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The reader is desired to make the following corrections before he begins to read the book.
After l. 17 add of the bottom, and CAE 51°
Add the theorems in the last four articles are
For s. 1'= read s. 1'+
For 2 read 1o
After IV add and VI.
For 82 read 83.
For 84 read 85.
After the second of add the sine of
Add Plate, fig. 4.
Articles which may be omitted.
The following articles may be omitted, or deferred till the second reading of the book.
Art. 46, 47, 63 to 66, 75, latter part of 86 beginning at line 10, page 37, 88 to the end of Plane Trigonometry. Spherical Trigonometry, art. 50 to 57, 59 to 97, 103 to 120, 127, Ex. 4, page 119.
of the best
Mathematical and Philosophical Books
FOR THE USE OF STUDENTS.
FREND'S Algebra, 8vo.
Ludlam's Rudiments of Mathematics, by Fryer, 8vo.
English Translation of Euler's Algebra, 2 vols. 8vo.
These four are the best books of algebra for beginners. Wood's Algebra, 8vo. This is the best elementary treatise of algebra for those who intend to study the higher parts of mathematics, but is too concisely written.
Simpson's Mathematical Exercises, 8vo.
Webber's Mathematics, 2 vols. 8vo. This is extracted, with improvements, from the best English books, and contains Arithmetic, Algebra, Mensuration, Navigation, Conic Sections, &c.
Playfair's Elements of Geometry, 8vo. This is a new edition of Euclid's Elements, corrected, enlarged, and greatly improved.
Legendre's Elements of Geometry and Trigonometry, 8vo, in French.
Trigonometry, 8vo, published by Nichols.
Kelly's Spherics, 8vo.
Horsley's Mathematics, 8vo, vol. iii, containing the different Projections of the Sphere, the Elements of Trigonometry, &c. Robertson's Conic Sections, 8vo.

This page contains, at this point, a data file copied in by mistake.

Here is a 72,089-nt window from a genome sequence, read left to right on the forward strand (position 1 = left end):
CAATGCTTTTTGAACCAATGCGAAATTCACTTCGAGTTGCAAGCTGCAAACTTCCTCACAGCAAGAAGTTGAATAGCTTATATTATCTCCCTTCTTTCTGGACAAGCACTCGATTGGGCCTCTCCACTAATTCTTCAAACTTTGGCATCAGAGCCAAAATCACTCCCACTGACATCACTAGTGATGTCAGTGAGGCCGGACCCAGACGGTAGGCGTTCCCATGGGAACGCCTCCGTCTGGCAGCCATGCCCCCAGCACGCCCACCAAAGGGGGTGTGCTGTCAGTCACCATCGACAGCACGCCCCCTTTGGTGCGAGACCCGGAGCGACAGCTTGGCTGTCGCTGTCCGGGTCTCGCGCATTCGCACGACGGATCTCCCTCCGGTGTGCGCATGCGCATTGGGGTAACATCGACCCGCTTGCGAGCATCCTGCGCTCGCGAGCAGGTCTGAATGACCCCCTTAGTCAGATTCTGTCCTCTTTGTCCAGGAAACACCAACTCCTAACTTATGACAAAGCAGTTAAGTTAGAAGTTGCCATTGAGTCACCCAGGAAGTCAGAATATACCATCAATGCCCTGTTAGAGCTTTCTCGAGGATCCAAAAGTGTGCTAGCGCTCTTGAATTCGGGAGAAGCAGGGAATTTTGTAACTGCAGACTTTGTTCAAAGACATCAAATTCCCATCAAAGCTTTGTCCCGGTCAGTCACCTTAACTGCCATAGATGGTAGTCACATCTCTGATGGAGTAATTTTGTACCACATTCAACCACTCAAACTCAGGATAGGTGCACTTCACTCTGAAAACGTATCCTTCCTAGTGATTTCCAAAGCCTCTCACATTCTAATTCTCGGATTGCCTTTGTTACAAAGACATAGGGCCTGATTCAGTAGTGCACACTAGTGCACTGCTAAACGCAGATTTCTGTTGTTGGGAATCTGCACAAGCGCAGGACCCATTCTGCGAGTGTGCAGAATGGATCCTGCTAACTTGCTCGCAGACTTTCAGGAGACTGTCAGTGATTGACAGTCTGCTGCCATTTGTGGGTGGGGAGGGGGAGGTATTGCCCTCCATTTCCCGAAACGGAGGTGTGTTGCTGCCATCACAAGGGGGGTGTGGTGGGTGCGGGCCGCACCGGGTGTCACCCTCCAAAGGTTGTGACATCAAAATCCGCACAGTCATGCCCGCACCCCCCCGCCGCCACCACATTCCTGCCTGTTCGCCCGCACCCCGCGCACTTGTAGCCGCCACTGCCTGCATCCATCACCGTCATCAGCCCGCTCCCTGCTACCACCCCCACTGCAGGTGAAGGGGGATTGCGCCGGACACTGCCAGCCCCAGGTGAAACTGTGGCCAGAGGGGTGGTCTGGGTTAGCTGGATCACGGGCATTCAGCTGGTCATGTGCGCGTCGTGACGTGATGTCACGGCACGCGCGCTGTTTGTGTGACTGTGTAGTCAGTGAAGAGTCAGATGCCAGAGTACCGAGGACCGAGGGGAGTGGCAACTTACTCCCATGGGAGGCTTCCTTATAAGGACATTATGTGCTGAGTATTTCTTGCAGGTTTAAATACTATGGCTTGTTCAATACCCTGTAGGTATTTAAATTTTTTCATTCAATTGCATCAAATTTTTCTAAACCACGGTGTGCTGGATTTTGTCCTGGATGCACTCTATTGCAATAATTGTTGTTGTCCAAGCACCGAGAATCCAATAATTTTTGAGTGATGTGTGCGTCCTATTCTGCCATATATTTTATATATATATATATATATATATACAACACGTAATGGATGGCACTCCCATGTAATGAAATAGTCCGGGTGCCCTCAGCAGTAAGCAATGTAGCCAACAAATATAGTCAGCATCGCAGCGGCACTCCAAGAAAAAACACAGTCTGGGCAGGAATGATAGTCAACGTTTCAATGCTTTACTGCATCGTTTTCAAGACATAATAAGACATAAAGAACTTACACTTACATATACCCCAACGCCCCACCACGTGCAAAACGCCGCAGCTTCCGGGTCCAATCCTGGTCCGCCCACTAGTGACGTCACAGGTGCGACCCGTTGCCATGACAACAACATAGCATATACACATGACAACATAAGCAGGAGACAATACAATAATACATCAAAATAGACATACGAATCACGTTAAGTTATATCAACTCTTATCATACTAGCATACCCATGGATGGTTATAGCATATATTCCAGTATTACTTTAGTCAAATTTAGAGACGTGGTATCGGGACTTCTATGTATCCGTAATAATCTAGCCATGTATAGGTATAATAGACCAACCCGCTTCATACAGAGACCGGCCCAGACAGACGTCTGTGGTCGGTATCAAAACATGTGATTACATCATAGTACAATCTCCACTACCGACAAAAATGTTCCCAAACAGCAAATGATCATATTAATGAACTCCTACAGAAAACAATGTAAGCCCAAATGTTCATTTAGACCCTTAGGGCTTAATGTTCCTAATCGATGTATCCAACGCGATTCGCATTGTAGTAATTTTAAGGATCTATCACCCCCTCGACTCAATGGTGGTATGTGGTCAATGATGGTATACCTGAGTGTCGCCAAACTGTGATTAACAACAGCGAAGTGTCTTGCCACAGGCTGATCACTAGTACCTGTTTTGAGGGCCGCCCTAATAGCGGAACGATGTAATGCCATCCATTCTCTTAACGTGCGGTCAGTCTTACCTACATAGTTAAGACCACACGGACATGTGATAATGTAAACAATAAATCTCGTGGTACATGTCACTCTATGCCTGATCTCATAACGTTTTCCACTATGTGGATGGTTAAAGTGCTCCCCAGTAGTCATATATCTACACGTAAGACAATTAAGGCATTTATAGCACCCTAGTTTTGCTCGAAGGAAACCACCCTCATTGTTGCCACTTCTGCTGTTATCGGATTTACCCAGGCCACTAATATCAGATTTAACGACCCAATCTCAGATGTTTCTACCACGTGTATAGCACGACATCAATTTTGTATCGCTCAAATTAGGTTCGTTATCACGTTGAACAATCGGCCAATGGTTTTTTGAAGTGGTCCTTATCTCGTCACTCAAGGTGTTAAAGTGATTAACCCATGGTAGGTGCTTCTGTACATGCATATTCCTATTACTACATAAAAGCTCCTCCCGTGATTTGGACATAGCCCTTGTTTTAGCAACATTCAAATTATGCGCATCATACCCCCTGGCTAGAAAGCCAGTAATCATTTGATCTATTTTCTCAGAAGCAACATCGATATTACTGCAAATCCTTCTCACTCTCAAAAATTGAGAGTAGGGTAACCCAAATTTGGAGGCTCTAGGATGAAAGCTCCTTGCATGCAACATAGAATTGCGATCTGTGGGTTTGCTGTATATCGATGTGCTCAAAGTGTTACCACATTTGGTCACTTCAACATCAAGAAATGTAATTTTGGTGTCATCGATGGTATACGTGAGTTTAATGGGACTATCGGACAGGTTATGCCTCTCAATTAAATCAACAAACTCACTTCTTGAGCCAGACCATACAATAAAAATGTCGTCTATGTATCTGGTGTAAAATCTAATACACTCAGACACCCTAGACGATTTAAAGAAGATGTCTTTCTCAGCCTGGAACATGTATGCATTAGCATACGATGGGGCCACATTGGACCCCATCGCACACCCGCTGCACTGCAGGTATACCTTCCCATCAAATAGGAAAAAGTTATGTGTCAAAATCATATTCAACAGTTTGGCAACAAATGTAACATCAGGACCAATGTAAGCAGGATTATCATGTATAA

The Conic Sections in Hutton's or Webber's Mathematics. Bonnycastle's Mensuration, 12mo.
Hutton's Mensuration, 8vo.
Vince's Fluxions, 8vo.
Wood's Mechanics, 8vo.
Vince's Hydrostatics, 8vo.
Mackay's Navigation, 8vo.
Bowditch's do. 8vo.
Hutton's Mathematical Tables, 8vo.
Mackay's do. 8vo.
Brown's do. 8vo.
Abridgment of Vince's Astronomy, 8vo. Fit only for adepts
Young's Analysis of Natural Philosophy, 8vo.
The following books may be read by persons who have little mathematical knowledge.
Compend of Astronomy, 12mo, published by Nichols.
Ferguson's do. 8vo.
Biot's Elements of Physical Astronomy, 2 vols. 8vo, in French.
Elements of Art and Science, by Webster, 2 vols. 8vo.
Ferguson's Lectures on Select Subjects, by Brewster, 2 vols.
Adams's Lectures on Natural and Experimental Philosophy, by Patterson, 4 vols. 8vo..
Gregory's Dictionary of Arts and Sciences, 2 vols. 4to.
Note. Many of the books toward the end of the list treat of the same subjects, and the last two comprise short treatises on the various branches of mathematics, natural and experimental philosophy, the useful and ornamental arts, &c.
TRIGONOMETRY is a branch of the general science of geometry. It treats of the properties and relations of certain straight lines described in and about a circle, and also teaches to compute the dimensions of the sides and angles of any triangle. It supplies fundamental rules for ascertaining the distances and altitudes of objects both terrestrial and celestial. Without the aid of this science, the form and magnitude of the earth, and the magnitudes, distances, motions, and eclipses of the heavenly bodies would be utterly unknown. In geography, navigation, astronomy, and the military art, its assistance is absolutely necessary. By its unerring rules we are able to determine the latitudes and longitudes of places upon the surface of the earth, and the varying positions and appearances of the heavenly bodies; to survey countries, and to travel by sea or land to any part of the world, that is accessible to the adventurous spirit of curiosity or avarice.
One main object of the publisher is to furnish a treatise of trigonometry, plane and spherical, of a middle size between the concise elementary tracts containing the definitions and a few theorems barely necessary to the solution of the common cases of triangles, and the larger and more comprehensive works, designed for the use of mathematicians, or of students who have time, ability, and inclination to enter deeply into such curious and difficult speculations.
This treatise is the production of different authors of approved merit, whose shares may be nearly assigned as follows. Some articles have been supplied by Legendre, Horsley, and Lacroix, which, as they are not numerous, need not be specified.
Plane trigonometry consists mostly of the lectures of an eminent mathematician, W. Ludlam, A. M., formerly a fellow and tutor of St. John's college, Cambridge. These, with